Lang Pioneer Village comes alive at Christmas time. The historical village just North of Keene Ontario and Rice Lake puts on a show near Christmas that takes visitors back to Christmas nearly 200 years ago. It is a pioneer spirit of do-it-yourself decorating, giftmaking and activity the night through.
A light path leads to the entrance of Lang’s Christmas by Candelight festival. The night was certainly chill with damp humidity and despite the prospects of snow only small remnants were to be found around the village [and of course a weekend later there has been more than enough snow]. But things were warm inside where the Misty Hollow Troupe of Spoon Tatters provided some spoon playing fun in the main entrance building as you entered into the Village.
Just across the way was Santa greeting the kids while around the corner kids and parents could create a wrapped candy Christmas gift popular as a stocking stuffer in pioneer days as well as present times:
In the village there were candle and lamplights in each of the Lang houses where exhibits were on display. From the outside, these Window lights cast a warm glow on the whole village.
The Milburn House right opposite the Main Building had a demonstration and sampling of a pioneer recipe – carrot pudding. There was also a display of traditional gifts and stocking stuffers. And just up the road Hastie Carpenter Shop showed visitors some of the wood crafts used to make sleighs and other winter wares. And right across the road the Fitzpatrick House had insights into pioneer Christmas time including roasting chestnuts over the fireplace [delicious with a coating of powdered salt] and making red Christmas dolls with just fabric and thread as seen below.
There were other attractions at the FitzPatrick House and Fife Cabin – most notably both showed how important a fire and warm bedding were for the pioneers. True the constant traffic in out of the structures surely added to the chill – but this party was thanking his warm bones for modern heating conveniences like at the Weaving Centre.
Village Green Fair
The Village Green is often the site of many special events at Lang Pioneer Village. So it was no surprise that Christmas by Candlelight takes advantage of the Village Green area first for Christmas Carolers in the midst of the Green followed by a Nativity Scene with narrations and carols. Then the Carolers joined the fun at the Douro Town Hall where the Muscovy Ducks delighted visitors with more Christmas Carols and songs of the Pioneer era.
Just up from the Town Hall Caroling, Glen Alda Church cast an air of Christmas dignity to the scene.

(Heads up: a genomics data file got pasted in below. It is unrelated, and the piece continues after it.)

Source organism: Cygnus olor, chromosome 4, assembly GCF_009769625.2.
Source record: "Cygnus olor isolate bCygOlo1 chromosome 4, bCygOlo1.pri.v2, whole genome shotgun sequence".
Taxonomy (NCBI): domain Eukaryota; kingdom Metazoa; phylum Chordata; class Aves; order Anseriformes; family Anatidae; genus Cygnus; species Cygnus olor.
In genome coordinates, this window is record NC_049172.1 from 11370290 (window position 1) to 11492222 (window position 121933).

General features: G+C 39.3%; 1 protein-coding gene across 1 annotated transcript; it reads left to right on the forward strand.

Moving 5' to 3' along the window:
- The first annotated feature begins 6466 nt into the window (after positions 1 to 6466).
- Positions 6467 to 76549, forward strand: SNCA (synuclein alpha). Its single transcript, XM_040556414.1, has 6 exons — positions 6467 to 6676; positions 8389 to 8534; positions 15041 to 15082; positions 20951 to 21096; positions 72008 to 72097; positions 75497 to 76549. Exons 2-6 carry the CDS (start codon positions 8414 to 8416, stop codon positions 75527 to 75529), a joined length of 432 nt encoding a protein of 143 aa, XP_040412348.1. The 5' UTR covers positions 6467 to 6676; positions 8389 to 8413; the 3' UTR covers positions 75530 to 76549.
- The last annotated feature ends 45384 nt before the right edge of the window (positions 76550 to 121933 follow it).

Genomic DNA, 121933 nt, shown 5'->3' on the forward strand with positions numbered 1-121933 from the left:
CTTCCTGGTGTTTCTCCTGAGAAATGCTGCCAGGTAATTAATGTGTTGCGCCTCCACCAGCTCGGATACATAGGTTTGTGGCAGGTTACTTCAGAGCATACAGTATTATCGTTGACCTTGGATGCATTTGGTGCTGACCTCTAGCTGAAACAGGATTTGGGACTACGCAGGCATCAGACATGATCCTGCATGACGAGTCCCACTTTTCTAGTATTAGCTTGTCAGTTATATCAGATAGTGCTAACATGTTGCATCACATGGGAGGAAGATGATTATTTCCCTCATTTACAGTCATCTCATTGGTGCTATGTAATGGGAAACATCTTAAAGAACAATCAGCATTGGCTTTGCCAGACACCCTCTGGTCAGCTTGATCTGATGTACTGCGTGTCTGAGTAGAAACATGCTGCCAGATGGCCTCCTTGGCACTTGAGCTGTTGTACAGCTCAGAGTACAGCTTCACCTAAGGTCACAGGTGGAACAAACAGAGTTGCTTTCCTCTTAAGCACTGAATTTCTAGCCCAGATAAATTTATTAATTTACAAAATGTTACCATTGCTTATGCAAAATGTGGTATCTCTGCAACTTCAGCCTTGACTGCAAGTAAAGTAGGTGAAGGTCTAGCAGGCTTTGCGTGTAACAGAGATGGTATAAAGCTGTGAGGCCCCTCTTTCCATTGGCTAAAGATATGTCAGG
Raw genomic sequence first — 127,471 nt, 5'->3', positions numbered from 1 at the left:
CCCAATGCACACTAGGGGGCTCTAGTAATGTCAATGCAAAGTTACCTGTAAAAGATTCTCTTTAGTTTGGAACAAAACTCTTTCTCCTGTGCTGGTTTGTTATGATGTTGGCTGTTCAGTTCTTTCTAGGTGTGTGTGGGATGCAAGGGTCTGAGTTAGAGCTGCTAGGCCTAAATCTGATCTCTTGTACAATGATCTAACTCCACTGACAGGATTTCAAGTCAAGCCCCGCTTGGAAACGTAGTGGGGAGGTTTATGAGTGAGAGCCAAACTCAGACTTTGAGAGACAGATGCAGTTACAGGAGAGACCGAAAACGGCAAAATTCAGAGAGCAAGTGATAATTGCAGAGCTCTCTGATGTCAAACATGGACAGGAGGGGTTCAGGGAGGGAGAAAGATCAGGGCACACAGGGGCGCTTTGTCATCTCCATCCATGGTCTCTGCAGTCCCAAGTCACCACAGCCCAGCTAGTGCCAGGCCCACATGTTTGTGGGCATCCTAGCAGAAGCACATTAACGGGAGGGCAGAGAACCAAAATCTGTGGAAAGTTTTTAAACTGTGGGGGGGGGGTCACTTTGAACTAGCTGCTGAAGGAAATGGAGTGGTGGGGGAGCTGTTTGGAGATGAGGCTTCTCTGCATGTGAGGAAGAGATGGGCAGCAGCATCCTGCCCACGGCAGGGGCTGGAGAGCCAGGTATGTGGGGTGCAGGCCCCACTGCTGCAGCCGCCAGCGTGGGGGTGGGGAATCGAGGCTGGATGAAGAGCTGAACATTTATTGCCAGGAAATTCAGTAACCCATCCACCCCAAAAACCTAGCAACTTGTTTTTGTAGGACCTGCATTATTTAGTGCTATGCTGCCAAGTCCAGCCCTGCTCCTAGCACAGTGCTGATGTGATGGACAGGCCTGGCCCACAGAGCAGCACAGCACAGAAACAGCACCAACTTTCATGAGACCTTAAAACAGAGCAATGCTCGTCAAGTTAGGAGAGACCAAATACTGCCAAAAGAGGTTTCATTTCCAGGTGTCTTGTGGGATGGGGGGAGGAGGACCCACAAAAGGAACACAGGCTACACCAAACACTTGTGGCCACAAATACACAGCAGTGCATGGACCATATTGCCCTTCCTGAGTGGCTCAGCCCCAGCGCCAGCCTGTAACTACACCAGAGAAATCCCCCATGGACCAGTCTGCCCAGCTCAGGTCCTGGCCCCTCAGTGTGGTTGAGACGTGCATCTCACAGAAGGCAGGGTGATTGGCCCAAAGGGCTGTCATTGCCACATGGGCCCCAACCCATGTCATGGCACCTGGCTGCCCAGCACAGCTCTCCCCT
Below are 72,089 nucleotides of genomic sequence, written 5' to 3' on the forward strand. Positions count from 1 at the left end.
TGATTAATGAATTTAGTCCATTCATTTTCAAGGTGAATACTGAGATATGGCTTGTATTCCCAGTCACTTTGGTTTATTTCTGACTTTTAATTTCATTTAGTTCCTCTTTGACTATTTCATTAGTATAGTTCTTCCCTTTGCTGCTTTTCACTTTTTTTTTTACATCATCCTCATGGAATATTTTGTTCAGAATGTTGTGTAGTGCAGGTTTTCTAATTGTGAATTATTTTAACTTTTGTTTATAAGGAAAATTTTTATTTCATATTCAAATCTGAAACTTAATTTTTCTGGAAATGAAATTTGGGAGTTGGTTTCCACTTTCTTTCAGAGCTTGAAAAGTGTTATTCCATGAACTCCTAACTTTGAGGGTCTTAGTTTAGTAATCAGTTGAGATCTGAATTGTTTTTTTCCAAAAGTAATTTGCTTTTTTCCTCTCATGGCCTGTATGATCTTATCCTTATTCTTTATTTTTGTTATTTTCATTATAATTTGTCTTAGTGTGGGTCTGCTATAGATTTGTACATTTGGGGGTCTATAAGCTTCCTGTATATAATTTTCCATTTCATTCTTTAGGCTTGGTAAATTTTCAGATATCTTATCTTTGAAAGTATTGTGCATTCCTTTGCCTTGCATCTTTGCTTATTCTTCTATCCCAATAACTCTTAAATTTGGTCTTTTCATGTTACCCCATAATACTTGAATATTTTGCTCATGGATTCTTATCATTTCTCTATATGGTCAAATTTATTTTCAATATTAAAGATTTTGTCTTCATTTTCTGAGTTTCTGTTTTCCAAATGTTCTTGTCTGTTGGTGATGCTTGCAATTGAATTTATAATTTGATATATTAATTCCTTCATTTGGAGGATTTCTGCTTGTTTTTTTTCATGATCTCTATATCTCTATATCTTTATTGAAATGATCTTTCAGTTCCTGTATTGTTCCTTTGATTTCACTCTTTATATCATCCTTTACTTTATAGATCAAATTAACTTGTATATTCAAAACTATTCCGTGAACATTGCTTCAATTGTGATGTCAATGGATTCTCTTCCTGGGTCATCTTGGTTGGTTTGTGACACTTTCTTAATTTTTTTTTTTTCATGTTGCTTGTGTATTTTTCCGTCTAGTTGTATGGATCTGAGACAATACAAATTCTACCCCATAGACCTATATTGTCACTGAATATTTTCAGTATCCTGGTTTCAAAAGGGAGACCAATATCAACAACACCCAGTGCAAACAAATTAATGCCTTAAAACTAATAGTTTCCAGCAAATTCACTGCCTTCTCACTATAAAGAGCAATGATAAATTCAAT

and right next to the the Church is the Weaving Center where Christmas stories were read, winter scarfs were made on a practice loom and exciting developments are nearing fruition [see the slideshow]:
Across from the Weaving Centre is the Menie General Store where Christmas goodies were for sale.
The general store has the look and feel of the Confectionary shop right next to McKinley Grade School where many packs of baseball and hockey cards were bought in days gone bythis gum collector.
And right next door is the Keene Hotel where the chatter and fun was in the siderooms where cards games, pool shooting and and krokinole could be played. Okay, there was also lots doing in the back where cider, cookies, and hot chocolate were available and there was a nearby massive dining room table to sit down and enjoy the warming brews
Despite the hustle and bustle at the Keene Hotel, there were small redoubts of gaslight and candle flames that added a luminous luster to the scene.
Lang Festival Surprises
Each of the Lang Special Festivals has a surprise event or staging that catches your attention. The October Halloween Fest had the many Djackos and the haunted Apple Cider Barn. The Apple Cider Fest has all the fun and games at the South Lake School House. And Christmas by Candlelight had the Spoon Tappers seen at the beginning of this post and the the Tincraft showing at the TinSmith Shop:
In sum, Christmas by Candlelight is chock full of fun holiday activities and cheer for the whole family to take part in. And the look back at Christmas in Ontario 140 to 200 years ago is full of fascination and insight into Pioneer life. What comes across clearly is that daily life and entertainment was full of self provision and a do-it-yourself mentality but also group social gatherings and rich community activities. And finally for modern day photographers out on a chill night – this phototale shows some of the beauty to be had at a Christmas by Candlelight.